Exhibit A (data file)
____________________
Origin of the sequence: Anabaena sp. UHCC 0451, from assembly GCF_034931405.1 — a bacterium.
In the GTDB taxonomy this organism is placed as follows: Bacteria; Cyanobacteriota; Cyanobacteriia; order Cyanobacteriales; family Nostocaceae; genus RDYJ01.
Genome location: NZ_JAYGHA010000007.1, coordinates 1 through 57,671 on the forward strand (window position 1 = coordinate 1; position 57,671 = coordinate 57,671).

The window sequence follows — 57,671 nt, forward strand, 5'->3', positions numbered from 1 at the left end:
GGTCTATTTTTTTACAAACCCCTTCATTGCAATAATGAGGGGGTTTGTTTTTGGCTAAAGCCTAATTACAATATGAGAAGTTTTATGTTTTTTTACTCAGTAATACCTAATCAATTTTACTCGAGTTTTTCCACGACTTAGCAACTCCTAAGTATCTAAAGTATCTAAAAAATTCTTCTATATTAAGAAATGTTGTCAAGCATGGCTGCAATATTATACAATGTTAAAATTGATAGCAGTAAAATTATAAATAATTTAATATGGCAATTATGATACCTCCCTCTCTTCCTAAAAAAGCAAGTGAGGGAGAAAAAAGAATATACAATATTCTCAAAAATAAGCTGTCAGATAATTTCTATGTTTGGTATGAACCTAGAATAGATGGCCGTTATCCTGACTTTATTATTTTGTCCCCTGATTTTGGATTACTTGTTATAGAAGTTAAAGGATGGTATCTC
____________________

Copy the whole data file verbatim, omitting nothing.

Origin of the sequence: Anabaena sp. UHCC 0451, from assembly GCF_034931405.1 — a bacterium.
In the GTDB taxonomy this organism is placed as follows: Bacteria; Cyanobacteriota; Cyanobacteriia; order Cyanobacteriales; family Nostocaceae; genus RDYJ01.
Genome location: NZ_JAYGHA010000007.1, coordinates 1 through 57,671 on the forward strand (window position 1 = coordinate 1; position 57,671 = coordinate 57,671).

The window sequence follows — 57,671 nt, forward strand, 5'->3', positions numbered from 1 at the left end:
GGTCTATTTTTTTACAAACCCCTTCATTGCAATAATGAGGGGGTTTGTTTTTGGCTAAAGCCTAATTACAATATGAGAAGTTTTATGTTTTTTTACTCAGTAATACCTAATCAATTTTACTCGAGTTTTTCCACGACTTAGCAACTCCTAAGTATCTAAAGTATCTAAAAAATTCTTCTATATTAAGAAATGTTGTCAAGCATGGCTGCAATATTATACAATGTTAAAATTGATAGCAGTAAAATTATAAATAATTTAATATGGCAATTATGATACCTCCCTCTCTTCCTAAAAAAGCAAGTGAGGGAGAAAAAAGAATATACAATATTCTCAAAAATAAGCTGTCAGATAATTTCTATGTTTGGTATGAACCTAGAATAGATGGCCGTTATCCTGACTTTATTATTTTGTCCCCTGATTTTGGATTACTTGTTATAGAAGTTAAAGGATGGTATCTC